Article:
The most common question that curator Edward Bleiberg fields from visitors to the Brooklyn Museum's Egyptian art galleries is a straightforward but salient one: Why are the statues' noses broken?
In 1975, scientists at NASA's Ames Research Center in Mountain View, California, dreamt up ideas for habitats that could house human civilization in space. Rick Guidice was a freelance illustrator with a background in architecture when NASA tasked him with creating the artistic renderings.
Why Donatello's famously androgynous sculpture of "David" should be understood as a reflection of queer culture in Renaissance Florence.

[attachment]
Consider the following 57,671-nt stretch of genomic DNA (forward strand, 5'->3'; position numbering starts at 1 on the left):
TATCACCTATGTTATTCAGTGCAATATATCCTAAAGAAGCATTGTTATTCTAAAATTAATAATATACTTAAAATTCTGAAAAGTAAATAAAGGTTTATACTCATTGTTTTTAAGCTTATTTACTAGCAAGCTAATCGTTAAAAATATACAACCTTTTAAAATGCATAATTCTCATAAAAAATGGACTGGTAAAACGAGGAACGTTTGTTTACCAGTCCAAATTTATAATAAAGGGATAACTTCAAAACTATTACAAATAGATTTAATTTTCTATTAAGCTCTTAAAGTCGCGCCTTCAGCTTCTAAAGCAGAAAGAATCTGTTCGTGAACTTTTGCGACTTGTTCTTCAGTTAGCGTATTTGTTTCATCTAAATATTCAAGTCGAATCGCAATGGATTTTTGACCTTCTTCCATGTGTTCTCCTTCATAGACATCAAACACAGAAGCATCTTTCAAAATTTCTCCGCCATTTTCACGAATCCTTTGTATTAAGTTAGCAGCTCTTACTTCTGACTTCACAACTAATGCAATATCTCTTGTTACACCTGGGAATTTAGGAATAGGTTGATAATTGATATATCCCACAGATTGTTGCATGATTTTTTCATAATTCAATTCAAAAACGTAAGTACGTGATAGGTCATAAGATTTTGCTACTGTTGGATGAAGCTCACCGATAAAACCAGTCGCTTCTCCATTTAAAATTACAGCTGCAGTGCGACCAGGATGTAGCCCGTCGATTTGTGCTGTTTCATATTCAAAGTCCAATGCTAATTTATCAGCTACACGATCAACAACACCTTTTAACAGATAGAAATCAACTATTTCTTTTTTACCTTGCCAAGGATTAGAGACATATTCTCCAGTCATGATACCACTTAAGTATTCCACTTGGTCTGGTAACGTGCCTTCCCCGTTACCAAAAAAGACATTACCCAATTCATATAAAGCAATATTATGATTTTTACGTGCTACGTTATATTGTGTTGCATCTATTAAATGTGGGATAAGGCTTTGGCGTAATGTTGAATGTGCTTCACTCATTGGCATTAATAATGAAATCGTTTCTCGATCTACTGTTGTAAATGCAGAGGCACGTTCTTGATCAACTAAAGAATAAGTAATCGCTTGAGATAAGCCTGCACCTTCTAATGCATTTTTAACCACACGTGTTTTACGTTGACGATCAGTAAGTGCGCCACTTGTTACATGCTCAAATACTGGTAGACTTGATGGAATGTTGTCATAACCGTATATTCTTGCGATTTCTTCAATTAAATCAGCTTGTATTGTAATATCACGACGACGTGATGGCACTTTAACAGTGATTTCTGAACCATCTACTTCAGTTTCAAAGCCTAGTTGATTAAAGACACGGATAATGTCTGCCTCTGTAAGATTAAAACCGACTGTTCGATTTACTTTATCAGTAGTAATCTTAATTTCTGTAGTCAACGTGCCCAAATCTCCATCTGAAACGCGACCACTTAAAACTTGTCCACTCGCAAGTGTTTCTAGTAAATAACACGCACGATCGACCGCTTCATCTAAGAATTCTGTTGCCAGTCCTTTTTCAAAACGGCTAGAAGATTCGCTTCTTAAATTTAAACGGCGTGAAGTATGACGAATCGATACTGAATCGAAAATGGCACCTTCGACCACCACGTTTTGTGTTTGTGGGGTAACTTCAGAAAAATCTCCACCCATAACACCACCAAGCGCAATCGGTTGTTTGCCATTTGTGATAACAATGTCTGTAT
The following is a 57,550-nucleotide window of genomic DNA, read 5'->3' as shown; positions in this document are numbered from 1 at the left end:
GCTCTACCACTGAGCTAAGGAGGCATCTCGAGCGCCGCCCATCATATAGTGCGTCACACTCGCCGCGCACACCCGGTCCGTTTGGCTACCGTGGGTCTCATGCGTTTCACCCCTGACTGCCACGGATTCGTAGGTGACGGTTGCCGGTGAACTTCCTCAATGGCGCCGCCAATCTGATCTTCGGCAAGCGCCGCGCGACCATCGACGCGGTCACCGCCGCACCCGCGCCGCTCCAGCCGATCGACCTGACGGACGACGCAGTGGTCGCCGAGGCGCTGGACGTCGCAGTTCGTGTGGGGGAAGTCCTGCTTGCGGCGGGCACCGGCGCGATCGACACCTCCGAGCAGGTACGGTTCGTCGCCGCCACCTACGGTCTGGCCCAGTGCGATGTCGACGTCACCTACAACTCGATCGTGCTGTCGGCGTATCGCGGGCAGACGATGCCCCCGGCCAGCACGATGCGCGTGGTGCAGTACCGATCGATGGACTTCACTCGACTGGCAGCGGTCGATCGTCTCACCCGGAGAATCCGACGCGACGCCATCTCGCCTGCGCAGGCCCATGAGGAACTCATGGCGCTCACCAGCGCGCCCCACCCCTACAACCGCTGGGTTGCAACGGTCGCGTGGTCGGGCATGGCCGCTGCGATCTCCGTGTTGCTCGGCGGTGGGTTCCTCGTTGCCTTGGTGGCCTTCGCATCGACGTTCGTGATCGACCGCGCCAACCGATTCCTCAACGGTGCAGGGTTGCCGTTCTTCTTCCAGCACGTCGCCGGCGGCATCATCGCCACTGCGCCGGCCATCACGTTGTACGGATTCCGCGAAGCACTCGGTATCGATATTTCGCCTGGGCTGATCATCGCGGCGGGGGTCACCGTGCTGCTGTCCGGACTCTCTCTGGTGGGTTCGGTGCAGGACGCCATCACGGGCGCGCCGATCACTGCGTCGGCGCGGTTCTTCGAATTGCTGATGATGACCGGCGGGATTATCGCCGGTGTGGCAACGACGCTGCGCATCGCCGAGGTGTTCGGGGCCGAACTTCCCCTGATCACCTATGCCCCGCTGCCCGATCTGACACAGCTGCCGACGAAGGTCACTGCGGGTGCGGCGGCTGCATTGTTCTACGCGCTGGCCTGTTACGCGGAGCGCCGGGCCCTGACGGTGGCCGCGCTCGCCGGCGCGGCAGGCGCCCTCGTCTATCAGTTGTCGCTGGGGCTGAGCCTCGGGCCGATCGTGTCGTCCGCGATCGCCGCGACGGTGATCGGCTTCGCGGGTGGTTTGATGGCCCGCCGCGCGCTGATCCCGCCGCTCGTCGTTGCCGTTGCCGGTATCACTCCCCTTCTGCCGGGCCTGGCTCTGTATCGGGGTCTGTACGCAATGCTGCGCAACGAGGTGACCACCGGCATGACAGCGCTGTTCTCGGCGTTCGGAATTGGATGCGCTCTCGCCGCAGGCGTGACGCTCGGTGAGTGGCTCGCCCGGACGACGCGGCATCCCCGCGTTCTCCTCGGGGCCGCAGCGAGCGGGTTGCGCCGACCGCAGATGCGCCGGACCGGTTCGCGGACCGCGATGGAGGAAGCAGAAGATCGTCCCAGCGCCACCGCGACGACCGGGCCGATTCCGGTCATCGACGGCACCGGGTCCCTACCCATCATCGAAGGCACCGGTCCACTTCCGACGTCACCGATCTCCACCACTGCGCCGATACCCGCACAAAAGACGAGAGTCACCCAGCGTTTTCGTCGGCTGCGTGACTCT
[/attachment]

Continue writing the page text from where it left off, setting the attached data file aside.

In Los Angeles, Kenneth Tam found an oddly willing audience for his offbeat requests: to have someone shave him on camera, for instance, or to allow him to film a couple’s casual dinner at home while he sat, silent, in the background.
With their wild colors and rough, untamed brushwork, Henri Matisse, André Derain and the Fauvists burst onto the avant-garde Paris scene of the early 20th century.
He carved radically sensual bodies locked in moments of physical and emotional intensity — an artistic process that he thought of as falling in love.
It’s the nightmare of many who set foot in an art museum: You trip, lose your balance, and fall right into a priceless work of art. What happens next?